The factory reset also clears all of the apps that were installed in the phone's memory. And it clears all of the app data that was installed in the phone's memory. So you will have to reinstall all of your apps from the Android Market (or wherever they came from). Normally, you do not have to pay for them again because the Android Market remembers your previous purchases as long as you register your phone with the same Google account.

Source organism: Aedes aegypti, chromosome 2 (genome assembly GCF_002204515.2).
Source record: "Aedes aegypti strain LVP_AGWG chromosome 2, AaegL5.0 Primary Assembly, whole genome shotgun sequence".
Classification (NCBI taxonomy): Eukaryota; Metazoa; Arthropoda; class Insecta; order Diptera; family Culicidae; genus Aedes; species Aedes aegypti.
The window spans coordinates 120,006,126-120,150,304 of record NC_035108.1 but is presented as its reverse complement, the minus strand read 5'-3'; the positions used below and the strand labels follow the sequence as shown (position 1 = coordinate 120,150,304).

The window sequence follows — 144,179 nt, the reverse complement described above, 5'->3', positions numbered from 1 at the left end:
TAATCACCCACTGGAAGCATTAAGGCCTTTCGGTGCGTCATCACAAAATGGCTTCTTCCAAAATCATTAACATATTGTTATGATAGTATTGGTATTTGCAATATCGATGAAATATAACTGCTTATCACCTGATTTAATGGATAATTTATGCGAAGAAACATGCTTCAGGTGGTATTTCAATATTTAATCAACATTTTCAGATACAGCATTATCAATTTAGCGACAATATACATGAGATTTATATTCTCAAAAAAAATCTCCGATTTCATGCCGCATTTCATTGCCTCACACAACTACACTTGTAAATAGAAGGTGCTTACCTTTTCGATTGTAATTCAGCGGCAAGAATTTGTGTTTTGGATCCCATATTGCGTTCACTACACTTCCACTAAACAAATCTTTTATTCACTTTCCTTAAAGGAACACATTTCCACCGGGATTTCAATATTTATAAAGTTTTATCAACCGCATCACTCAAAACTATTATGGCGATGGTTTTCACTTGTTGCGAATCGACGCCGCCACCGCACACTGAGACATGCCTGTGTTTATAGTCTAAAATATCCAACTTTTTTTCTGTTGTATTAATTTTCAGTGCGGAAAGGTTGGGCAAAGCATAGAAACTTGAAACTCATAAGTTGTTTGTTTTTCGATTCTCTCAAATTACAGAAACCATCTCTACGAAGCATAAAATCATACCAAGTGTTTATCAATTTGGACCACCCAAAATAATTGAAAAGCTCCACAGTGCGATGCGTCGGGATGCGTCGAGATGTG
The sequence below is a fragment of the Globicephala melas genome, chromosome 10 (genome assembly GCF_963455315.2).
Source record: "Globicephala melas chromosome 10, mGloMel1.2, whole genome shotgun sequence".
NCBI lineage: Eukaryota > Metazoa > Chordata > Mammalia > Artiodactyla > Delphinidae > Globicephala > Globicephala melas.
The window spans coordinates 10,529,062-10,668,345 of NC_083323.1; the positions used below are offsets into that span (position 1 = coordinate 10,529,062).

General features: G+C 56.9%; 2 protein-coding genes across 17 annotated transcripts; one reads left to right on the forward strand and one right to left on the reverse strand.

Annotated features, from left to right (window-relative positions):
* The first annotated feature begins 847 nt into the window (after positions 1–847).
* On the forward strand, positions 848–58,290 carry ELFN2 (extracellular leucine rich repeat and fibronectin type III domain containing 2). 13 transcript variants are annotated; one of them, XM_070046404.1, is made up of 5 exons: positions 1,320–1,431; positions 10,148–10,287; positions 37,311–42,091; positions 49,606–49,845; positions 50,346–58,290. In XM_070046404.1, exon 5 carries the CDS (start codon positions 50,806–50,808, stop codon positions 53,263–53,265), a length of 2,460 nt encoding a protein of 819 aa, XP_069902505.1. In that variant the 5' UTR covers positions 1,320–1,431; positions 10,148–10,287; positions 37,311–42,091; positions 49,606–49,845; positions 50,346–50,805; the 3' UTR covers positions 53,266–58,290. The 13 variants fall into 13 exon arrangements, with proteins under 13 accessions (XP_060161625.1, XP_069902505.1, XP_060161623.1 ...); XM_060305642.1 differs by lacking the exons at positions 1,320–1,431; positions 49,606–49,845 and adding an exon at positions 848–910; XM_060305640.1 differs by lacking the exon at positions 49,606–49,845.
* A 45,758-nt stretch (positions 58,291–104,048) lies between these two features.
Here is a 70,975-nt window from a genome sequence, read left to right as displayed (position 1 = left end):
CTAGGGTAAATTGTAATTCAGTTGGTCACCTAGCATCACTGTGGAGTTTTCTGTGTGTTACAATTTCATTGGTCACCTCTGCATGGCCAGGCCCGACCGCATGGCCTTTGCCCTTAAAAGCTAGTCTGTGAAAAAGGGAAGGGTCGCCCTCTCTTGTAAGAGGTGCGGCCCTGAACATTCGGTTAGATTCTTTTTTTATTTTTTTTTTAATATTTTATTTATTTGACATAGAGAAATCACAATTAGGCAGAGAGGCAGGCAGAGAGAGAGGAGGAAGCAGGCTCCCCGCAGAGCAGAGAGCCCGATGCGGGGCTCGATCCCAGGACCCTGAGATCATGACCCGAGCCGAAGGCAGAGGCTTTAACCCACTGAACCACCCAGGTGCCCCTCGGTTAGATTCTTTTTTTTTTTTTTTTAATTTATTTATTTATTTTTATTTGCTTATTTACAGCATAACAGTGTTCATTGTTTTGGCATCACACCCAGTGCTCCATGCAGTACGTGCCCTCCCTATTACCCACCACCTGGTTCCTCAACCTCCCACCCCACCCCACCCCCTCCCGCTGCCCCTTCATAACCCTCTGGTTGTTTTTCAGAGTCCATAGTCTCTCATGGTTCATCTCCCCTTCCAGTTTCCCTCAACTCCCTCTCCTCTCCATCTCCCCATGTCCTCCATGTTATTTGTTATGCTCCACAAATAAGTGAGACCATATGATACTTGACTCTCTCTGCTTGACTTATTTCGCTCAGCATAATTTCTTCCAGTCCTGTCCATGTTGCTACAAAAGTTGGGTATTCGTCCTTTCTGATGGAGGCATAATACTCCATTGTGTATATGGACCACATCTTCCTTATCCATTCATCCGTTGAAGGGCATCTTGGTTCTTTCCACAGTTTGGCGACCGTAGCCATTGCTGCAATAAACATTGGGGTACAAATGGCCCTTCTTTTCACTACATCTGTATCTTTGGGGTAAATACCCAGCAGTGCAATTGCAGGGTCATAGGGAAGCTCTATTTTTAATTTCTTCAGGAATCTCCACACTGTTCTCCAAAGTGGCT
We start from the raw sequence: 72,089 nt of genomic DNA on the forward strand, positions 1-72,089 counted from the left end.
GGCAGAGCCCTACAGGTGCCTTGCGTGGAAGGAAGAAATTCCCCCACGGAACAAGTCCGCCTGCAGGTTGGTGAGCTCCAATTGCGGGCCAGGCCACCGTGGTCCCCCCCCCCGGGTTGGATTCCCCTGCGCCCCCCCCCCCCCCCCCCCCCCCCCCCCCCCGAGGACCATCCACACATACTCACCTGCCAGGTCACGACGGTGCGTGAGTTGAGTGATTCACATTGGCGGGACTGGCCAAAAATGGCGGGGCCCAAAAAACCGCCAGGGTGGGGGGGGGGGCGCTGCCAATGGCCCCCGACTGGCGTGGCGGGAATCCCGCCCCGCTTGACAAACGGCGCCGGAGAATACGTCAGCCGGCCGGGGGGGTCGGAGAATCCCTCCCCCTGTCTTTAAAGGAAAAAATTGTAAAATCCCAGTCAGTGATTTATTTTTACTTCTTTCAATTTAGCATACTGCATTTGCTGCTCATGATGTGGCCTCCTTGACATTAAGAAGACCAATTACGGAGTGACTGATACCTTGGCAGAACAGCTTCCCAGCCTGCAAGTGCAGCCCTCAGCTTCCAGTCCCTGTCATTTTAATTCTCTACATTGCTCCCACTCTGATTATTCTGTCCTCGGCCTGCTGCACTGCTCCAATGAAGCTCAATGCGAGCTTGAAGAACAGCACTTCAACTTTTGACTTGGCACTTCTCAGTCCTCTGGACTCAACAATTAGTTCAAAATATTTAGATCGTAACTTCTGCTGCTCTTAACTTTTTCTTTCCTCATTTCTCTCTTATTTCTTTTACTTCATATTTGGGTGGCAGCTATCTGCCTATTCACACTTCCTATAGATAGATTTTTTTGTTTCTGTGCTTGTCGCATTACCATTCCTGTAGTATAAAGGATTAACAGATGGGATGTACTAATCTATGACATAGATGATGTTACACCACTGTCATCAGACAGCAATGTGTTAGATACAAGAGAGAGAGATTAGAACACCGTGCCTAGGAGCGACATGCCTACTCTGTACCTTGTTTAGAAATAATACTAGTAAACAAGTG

However, the Android Market does not remember the free apps that you installed---so you should make a list of all your apps before you reset your phone so you won't forget the free ones. The reason I wrote "installed in the phone's memory" above is because a factory reset gives you a choice whether or not to clear your phone's micro SD memory card. If desired, it will leave it alone. So any apps or data will still be present on your card after the reset. However, your phone will not be aware of the apps on the memory card because all "knowledge" of them will have been erased from your phone's internal memory---you'll still have to reinstall ALL of your apps. But the data files will still be there. Regarding the "built-in" apps that come pre-installed with Android, they will also be restored to their original state and version when you do a factory reset. So you'll need to update some of them (like updating Google Maps and updating Adobe Flash from 10.1 to 10.3).